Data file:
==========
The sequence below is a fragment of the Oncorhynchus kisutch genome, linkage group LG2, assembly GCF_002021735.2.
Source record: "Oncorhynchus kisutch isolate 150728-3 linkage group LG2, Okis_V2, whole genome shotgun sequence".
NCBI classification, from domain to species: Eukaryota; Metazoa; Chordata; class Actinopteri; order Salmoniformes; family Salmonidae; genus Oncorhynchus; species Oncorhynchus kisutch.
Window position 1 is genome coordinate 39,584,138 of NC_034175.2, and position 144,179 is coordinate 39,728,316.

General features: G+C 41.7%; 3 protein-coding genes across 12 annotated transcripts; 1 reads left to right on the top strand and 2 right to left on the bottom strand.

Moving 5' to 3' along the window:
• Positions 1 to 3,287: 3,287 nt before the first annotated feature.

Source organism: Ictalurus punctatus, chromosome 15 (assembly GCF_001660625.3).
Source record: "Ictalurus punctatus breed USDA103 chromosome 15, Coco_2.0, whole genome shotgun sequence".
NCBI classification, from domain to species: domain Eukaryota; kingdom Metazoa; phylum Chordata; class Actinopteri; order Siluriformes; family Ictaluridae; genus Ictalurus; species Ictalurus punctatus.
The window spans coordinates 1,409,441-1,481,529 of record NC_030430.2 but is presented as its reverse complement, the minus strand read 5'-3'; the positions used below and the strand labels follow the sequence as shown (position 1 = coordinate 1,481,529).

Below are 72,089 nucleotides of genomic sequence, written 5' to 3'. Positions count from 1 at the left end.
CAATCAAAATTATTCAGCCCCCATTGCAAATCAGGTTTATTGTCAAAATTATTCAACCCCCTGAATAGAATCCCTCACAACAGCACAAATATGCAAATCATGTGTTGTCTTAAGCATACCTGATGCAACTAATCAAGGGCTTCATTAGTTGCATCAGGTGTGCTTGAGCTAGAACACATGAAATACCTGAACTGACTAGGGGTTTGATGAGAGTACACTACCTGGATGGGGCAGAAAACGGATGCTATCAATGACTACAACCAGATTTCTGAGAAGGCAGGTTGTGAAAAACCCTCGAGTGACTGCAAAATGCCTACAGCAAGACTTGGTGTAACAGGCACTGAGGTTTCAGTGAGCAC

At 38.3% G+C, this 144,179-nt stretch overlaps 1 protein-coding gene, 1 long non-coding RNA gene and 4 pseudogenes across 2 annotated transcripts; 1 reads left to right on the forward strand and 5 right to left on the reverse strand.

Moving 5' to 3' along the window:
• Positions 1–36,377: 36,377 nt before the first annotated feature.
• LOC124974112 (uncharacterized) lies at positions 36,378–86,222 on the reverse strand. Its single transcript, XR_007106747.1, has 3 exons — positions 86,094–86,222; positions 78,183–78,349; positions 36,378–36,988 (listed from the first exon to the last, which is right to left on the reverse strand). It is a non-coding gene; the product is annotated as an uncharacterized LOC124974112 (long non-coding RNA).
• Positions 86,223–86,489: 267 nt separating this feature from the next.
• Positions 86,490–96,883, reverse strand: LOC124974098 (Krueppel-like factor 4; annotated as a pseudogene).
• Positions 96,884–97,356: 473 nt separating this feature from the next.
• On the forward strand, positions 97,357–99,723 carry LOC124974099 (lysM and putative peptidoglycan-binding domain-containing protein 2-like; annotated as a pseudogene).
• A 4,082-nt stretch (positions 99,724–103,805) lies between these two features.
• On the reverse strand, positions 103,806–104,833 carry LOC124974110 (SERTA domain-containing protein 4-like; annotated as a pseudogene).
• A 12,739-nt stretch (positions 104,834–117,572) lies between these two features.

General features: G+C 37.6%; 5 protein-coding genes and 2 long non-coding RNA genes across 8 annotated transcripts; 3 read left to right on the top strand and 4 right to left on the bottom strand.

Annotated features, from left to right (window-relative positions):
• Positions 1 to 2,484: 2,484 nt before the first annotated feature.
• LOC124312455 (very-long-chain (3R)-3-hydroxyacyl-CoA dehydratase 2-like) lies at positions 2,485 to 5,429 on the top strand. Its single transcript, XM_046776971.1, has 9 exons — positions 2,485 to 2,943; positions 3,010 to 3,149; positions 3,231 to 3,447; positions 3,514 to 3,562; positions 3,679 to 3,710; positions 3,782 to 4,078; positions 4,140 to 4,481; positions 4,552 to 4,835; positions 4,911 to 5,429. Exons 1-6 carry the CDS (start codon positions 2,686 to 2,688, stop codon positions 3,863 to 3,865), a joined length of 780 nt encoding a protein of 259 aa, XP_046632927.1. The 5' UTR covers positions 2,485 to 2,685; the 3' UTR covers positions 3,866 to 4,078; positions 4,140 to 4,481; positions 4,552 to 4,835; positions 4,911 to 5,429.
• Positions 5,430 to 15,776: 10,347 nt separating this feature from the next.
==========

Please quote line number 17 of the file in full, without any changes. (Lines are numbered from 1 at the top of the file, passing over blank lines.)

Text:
• LOC124974112 (uncharacterized) lies at positions 36,378–86,222 on the reverse strand. Its single transcript, XR_007106747.1, has 3 exons — positions 86,094–86,222; positions 78,183–78,349; positions 36,378–36,988 (listed from the first exon to the last, which is right to left on the reverse strand). It is a non-coding gene; the product is annotated as an uncharacterized LOC124974112 (long non-coding RNA).